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 WJCD  Vol.10 No.7 , July 2020
Evolutionary and Prognostic Aspects of Thrombolysed Patients for Acute Coronary Syndrome ST+ at CHU Ernesto Guevara De La Serna. Las Tunas (Cuba)
Abstract: Introduction: Acute myocardial infarction (IDM) occupies the first place in terms of mortality, among ischemic pathologies. Thrombolysis in the case of medical treatment for acute myocardial infarction (AMI) is undoubtedly the most revolutionary performed to date in this context, with a significant reduction in the mortality rate. The aim of our study was to describe the epidemiological aspects, the criteria for myocardial reperfusion post thrombolysis, the complications during thrombolysis and the complications of acute myocardial infarction in the cardiology department of the CHU Ernesto Guevara De La Serna of Las Tunas (Cuba). Methods: A retrospective cross-sectional descriptive study was carried out from June 2009 to December 2011. The patients hospitalized during this period in the USIC (coronary intensive care unit) for SCA ST(+) were included in the study. The variables studied were: Age, sex, myocardial reperfusion criteria, complications during thrombolysis and complications of myocardial infarction. Results: A total of 207 patients were included. The male sex represented 72.5% of the cases, giving a sex ratio of 2.63. The age group > 60 years was predominant with 54.2% of the cases. Thrombolysed patients represented 65.2% of the cases. Myocardial reperfusion criteria were observed in the majority of thrombolysed patients: relief of precordial pain (77%), regression of the ST segment to 50% of its previous level (81.5% of patients). Bleeding was observed in 1.5% of thrombolysed cases. Complications were encountered in 57% of non thrombolysed patients with a lethality of 5.6%. Conclusion: The male sex was the most affected. Thrombolysis was effective in the majority of patients. The post thrombolysis bleeding rate was low. More than half of the cases of SCA ST(+) not thrombolysed presented complications.

1. Introduction

One of the leading causes of cardiovascular death and disability is ischemic heart diseases [1] [2] [3]. Among ischemic pathologies, acute myocardial infarction ranks first in terms of mortality. Fibrinolytic therapy for medical treatment of acute myocardial infarction (AMI) is probably the most revolutionary to date in this context [4] [5], with a significant reduction in the mortality rate. According to international reports, this treatment has been used since the 1950s, but with reservations, in 1970 there was an increase in the number of thrombolysed patients. With the belief that the thrombus was a consequence and not the cause of death, thrombolysis was abandoned to be resumed in the years 1982, with the realization of the angiography which demonstrated that the thrombus was the main cause of the infarction acute myocardium in more than 80% of cases, hence thrombolysis has again taken an important place in the treatment of acute myocardial infarction [6]. Large scale multicenter studies have demonstrated: the effectiveness of different fibrinolytic agents in reducing the infarction area, a decrease in mortality, that there were no significant differences between fibrinolytics in terms of efficacy and that intracoronary thrombolysis was not superior to intravenous thrombolysis. Treatment is beneficial only for cases of myocardial infarction with precordialgia [7] [8]. Clarifications were made on the time limit for initiating thrombolysis taking into account the onset of angina pain. A thrombolysis performed in the first 6 hours of the onset of symptoms reduces the infarct area, after 6 hours until 12 hours, we have a reduction in the negative effect of ventricular remodeling, with a significantly lower benefit compared the first 6 hours. The best results are obtained, when thrombolysis is carried out in the first hours of the onset of symptoms [9]. Despite all these clarifications on the benefits of fibrinolytic therapy, we have not achieved a good indicator of the use of this drug in the world. Studies carried out at national level have found a low rate of thrombolysed cases with the main cause of slowness in reaching emergency services [10] [11] [12]. Acute coronary syndrome is the leading cause of death (53.7%) among cardiovascular pathologies according to the annual report of the regional health department of Las Tunas [13] [14]. Previous studies in the region have indicated that the majority of patients with acute coronary syndrome have not had thrombolysis [15]. An increase in the number of thrombolysed patients in our region makes it possible to reduce mortality and improve the prognosis of cases of acute myocardial infarction. Given the importance of fibrinolytic therapy in the management of acute myocardial infarction. We decided to carry out this work with the aim of describing the epidemiological, evolutionary and prognostic aspects of thrombolysed patients hospitalized at CHU Ernesto Guevara De La Serna de Las Tunas.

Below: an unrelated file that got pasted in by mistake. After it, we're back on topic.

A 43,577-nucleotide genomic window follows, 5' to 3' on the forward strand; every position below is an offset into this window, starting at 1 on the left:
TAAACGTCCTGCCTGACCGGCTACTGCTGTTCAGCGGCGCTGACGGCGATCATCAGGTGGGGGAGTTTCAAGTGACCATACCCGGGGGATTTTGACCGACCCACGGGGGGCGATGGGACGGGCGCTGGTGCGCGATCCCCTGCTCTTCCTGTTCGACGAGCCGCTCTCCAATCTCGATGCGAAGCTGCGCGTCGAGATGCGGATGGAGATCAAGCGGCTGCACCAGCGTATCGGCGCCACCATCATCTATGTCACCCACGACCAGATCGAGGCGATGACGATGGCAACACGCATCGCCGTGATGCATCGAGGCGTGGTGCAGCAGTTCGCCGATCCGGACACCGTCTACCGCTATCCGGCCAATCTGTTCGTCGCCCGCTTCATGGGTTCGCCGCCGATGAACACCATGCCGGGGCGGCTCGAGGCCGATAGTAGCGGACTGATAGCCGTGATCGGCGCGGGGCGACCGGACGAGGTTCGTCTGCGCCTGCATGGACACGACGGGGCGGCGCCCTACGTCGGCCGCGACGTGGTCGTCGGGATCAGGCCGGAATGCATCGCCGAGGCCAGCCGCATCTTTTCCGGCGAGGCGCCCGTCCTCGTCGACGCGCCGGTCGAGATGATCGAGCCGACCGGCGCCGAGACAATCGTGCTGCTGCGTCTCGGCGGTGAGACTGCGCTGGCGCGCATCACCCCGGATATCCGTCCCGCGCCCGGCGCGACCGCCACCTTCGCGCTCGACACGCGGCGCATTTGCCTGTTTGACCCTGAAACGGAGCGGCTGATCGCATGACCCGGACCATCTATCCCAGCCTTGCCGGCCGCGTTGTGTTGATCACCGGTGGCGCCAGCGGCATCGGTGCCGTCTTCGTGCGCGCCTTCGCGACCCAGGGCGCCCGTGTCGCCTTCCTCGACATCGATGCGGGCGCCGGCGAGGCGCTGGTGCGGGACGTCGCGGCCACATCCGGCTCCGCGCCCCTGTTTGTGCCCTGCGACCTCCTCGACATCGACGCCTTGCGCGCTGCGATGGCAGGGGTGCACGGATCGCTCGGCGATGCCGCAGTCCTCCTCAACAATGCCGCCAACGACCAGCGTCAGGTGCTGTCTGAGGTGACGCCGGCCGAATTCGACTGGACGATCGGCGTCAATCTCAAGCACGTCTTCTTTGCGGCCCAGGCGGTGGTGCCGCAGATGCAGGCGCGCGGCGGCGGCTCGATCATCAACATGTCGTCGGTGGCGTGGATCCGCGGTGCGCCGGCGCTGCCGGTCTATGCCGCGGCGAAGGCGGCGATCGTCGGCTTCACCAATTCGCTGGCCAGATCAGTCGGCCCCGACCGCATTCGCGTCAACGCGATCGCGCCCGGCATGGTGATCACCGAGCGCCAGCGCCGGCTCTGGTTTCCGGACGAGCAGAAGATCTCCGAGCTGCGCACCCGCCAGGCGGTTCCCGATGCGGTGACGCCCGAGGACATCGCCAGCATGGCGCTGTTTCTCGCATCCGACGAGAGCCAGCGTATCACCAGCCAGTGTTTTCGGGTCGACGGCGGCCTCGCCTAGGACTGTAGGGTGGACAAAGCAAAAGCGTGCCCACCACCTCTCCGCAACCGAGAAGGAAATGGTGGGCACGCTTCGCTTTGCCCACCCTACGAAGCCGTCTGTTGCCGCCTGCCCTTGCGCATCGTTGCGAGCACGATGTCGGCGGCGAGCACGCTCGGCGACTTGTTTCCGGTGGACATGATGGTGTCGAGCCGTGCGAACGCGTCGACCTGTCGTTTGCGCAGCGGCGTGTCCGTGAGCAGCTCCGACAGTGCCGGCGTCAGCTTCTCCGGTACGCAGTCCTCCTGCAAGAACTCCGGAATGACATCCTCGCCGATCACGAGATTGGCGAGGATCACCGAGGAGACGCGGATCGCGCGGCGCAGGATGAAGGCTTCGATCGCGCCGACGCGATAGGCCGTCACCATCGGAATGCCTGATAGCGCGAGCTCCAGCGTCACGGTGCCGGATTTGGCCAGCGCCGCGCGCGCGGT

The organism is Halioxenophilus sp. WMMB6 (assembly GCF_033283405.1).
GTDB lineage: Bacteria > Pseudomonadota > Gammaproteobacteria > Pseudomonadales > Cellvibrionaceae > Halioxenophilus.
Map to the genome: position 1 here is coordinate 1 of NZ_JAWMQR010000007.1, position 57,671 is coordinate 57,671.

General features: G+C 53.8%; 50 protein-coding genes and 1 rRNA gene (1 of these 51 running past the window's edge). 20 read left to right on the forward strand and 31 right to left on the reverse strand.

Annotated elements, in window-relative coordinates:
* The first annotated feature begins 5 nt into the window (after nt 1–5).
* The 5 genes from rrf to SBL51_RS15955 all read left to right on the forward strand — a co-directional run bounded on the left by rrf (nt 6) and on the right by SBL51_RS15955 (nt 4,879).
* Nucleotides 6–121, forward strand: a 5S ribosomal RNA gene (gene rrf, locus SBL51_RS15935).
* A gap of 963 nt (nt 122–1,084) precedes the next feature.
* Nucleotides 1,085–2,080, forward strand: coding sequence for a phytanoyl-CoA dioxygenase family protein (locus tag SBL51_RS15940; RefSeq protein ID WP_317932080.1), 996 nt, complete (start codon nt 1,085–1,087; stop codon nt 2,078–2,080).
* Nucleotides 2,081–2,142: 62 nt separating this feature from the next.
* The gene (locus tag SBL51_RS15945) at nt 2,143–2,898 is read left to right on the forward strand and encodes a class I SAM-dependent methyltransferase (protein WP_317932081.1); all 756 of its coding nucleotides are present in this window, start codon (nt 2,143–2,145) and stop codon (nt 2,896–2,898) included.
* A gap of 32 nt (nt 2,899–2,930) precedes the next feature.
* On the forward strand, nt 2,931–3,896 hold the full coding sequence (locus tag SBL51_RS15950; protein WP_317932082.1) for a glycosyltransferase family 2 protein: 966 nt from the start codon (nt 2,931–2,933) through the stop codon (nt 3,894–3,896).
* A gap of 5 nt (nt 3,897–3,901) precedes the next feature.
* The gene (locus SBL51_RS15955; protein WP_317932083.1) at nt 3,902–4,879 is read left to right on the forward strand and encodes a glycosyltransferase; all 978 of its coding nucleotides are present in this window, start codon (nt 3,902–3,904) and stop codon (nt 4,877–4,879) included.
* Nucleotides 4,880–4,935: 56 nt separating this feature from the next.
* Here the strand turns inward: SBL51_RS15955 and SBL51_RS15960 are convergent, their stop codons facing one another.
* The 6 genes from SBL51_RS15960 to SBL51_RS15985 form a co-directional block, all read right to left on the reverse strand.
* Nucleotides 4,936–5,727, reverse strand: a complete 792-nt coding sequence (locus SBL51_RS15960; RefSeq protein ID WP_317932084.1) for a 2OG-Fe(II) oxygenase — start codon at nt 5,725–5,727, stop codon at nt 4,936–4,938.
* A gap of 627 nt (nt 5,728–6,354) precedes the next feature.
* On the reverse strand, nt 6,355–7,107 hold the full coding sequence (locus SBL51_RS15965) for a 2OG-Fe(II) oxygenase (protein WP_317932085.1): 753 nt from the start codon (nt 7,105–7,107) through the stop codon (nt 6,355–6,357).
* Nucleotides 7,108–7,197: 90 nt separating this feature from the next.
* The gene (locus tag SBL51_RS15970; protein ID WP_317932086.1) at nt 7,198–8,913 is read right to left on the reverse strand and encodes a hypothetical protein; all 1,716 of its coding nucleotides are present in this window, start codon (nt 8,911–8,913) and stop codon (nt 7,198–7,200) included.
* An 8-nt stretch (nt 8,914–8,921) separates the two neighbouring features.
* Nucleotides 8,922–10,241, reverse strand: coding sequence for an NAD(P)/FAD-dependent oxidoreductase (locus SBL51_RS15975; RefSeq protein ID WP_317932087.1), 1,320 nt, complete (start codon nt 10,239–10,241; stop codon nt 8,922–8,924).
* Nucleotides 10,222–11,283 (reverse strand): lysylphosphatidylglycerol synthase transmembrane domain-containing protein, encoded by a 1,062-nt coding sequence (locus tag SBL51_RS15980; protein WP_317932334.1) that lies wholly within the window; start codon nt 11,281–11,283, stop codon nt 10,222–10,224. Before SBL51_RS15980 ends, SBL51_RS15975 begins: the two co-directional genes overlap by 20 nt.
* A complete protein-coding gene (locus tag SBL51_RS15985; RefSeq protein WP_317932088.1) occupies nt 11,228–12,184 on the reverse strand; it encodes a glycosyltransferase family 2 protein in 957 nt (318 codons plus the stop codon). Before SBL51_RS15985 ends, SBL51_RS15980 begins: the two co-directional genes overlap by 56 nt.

2. Materials and Methods

A retrospective and descriptive study was carried out from June 2009 to December 2011 in the cardiology department of the CHU Ernesto Guevara De la Serna of Las Tunas (Cuba). Inclusion criteria: patients hospitalized during this period in the Coronary intensive care unit with the diagnosis of acute coronary syndrome with ST shift (SCA ST+) over clinical and electrocardiographic criteria. The data were collected from medical record. The variables studied were: Socio-demographic characteristics (Age, sex), myocardial reperfusion criteria (clinical and electrocardiographic), complications during thrombolysis, complications of myocardial infarction.